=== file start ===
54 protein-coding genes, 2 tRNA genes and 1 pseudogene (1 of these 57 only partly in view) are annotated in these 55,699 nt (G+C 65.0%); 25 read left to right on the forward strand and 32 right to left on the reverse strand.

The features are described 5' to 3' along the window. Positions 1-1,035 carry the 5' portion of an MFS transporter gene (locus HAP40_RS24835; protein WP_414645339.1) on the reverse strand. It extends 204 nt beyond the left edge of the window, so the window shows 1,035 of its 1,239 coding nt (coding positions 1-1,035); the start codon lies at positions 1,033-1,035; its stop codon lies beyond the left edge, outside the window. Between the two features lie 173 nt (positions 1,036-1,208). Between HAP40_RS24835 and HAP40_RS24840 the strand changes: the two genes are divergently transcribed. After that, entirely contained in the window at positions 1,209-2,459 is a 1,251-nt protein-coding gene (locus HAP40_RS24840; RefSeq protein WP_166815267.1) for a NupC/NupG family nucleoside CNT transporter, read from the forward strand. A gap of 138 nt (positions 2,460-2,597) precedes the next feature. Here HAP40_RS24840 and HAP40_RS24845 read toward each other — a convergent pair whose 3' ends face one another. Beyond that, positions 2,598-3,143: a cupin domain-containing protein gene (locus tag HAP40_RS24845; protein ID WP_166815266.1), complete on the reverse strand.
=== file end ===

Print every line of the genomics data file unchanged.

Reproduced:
54 protein-coding genes, 2 tRNA genes and 1 pseudogene (1 of these 57 only partly in view) are annotated in these 55,699 nt (G+C 65.0%); 25 read left to right on the forward strand and 32 right to left on the reverse strand.

The features are described 5' to 3' along the window. Positions 1-1,035 carry the 5' portion of an MFS transporter gene (locus HAP40_RS24835; protein WP_414645339.1) on the reverse strand. It extends 204 nt beyond the left edge of the window, so the window shows 1,035 of its 1,239 coding nt (coding positions 1-1,035); the start codon lies at positions 1,033-1,035; its stop codon lies beyond the left edge, outside the window. Between the two features lie 173 nt (positions 1,036-1,208). Between HAP40_RS24835 and HAP40_RS24840 the strand changes: the two genes are divergently transcribed. After that, entirely contained in the window at positions 1,209-2,459 is a 1,251-nt protein-coding gene (locus HAP40_RS24840; RefSeq protein WP_166815267.1) for a NupC/NupG family nucleoside CNT transporter, read from the forward strand. A gap of 138 nt (positions 2,460-2,597) precedes the next feature. Here HAP40_RS24840 and HAP40_RS24845 read toward each other — a convergent pair whose 3' ends face one another. Beyond that, positions 2,598-3,143: a cupin domain-containing protein gene (locus tag HAP40_RS24845; protein ID WP_166815266.1), complete on the reverse strand.